20 pages of indoor soccer tips from coaches
Soccer Drills and Games that help prepare for Indoor Soccer
Importance of a Goalie in Indoor Soccer
Where to play timid players
Tips for Youth Soccer Team that Got Killed
Pluses and Minuses of Rotating Players
You might want to post your question in the Premium Forum to get the advice of some coaches. I hope some of this helps -- please let me know. David at SoccerHelp
- BEST TIP: The best outdoor goalie may not be the best indoor goalie. An indoor goalie doesn't need a strong leg; the most important quality is quick hands. Your goalie is HUGELY important in indoor. I suggest putting the player with the quickest or second quickest hands in goal, even if it is one of your top field players. A way to test this is to stand about 5 steps away and throw the ball at them. You will soon be able to tell whose reflexes are best. However, I wouldn't make anyone play goal who doesn't want to. If you have an active goalie, let her come out with the attack if you are safely ahead or behind. It is surprisingly hard to score even if the goalie is out of the goal.
- 2ND BEST TIP: Stress one-touch shots and try to get your quickest scorer in scoring position as much as possible to be ready for rebounds (quickness to rebounds to get off a one-touch shot is very important). This means the player who has the quickest first step, best anticipation and who is aggressive.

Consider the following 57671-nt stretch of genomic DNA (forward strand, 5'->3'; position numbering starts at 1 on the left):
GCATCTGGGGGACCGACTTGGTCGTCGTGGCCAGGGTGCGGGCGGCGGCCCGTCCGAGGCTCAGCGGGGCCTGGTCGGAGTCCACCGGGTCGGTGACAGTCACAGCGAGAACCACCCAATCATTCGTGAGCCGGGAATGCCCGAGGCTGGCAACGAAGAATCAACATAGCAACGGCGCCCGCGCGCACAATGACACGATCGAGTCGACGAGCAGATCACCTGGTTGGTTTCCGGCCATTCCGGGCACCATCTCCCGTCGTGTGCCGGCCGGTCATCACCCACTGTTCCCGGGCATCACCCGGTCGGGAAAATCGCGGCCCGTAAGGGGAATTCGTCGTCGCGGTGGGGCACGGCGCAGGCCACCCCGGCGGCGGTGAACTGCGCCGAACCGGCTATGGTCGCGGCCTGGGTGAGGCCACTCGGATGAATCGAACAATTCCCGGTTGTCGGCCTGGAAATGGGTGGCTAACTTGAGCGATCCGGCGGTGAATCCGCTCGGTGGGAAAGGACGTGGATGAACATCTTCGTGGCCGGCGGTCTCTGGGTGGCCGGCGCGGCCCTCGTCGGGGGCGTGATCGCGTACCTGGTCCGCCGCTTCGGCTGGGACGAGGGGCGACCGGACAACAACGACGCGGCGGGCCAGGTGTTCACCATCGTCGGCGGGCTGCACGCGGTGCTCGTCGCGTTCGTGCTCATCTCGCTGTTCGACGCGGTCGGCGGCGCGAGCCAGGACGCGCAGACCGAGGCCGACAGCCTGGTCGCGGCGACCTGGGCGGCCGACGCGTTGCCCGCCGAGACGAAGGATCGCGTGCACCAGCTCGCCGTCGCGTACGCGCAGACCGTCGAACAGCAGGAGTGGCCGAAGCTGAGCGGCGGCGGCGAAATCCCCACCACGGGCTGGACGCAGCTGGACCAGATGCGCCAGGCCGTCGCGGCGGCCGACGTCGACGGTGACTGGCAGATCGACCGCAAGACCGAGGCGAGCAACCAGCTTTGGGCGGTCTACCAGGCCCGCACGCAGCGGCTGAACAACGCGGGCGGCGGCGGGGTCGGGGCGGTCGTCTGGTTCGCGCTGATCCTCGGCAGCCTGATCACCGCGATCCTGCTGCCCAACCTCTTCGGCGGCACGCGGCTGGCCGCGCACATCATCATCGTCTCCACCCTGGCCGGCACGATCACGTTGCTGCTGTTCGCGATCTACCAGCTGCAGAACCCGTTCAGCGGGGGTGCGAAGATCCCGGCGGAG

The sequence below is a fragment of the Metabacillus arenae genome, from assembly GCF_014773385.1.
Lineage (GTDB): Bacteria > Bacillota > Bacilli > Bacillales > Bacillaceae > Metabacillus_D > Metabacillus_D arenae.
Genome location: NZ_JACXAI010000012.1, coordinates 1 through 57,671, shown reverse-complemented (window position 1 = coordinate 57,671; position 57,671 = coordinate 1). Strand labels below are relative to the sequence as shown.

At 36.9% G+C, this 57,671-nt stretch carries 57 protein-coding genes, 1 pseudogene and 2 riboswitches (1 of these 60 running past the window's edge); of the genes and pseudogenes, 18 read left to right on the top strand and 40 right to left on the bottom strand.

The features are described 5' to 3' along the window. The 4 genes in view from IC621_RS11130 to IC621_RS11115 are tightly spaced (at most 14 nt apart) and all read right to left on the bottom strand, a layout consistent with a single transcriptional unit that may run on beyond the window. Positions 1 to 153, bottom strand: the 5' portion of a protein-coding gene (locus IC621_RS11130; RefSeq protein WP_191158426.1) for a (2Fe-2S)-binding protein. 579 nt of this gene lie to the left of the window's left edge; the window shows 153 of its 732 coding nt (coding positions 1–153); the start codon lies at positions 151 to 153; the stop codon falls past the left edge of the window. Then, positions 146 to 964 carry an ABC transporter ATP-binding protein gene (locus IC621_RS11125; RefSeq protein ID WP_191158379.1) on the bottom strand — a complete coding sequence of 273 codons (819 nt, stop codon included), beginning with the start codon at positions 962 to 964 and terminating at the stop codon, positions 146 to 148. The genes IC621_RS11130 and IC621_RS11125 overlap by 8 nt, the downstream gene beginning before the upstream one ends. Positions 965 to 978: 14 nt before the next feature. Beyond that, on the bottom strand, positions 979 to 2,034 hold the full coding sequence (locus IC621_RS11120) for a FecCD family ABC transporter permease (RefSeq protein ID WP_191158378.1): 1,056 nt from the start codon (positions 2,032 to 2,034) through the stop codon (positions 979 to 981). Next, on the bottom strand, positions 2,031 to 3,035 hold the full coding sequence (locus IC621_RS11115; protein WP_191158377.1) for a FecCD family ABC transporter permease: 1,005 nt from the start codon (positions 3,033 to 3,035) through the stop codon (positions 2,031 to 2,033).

- Keep in mind that, to a degree, indoor usually equalizes the speed factor because the fields are small. This might help you or hurt you.
- If you only play 5 + the Goalie, think about having a roving "Center" player who plays both ways (i.e., comes up on the attack but drops back to help defend). We played 5 + Goalie and I found this a good approach. This player will get tired and need to be subbed.
- Like in outdoor soccer, when your goal is under attack you probably need to leave a Forward/Midfielder out at the halfway line to win cleared balls.
- Play the "2 Team Keep Away" game on SoccerHelp Premium. It teaches quick transitions and is very fast, as is indoor soccer.
- I tried the fluffy "indoor" balls and the small "futsal" type ball (a small ball with little bounce), but ended up just using regular outdoor balls, because I felt it was more important for every player to have a ball to practice with. I suggest taking a little air out of the balls to slow them down and so they have less bounce. Some coaches use a smaller than normal ball, but there might be disadvantages to this, since it will play differently from a normal sized ball.
- If your objective is to prepare for outdoor, I suggest not playing off the walls -- keep it as realistic to outdoor as possible.
- Encourage fast, one-touch play. There are Premium Games that hip teach this -- "Dribble Around Cone & Pass Relay Race" is one.
- Try these games in practice, they will help: "Dribble Across A Square, Premium Version", "2 Team Keep Away" (which involves many quick transitions from offense to defense), "Small Sided Scrimmage Without A Goalie" (which forces everyone to learn to defend and to work the ball close to the goal before shooting), and other similar 4 Star Games such as "Attack & Defend Ball Tag". These can all be practiced indoors.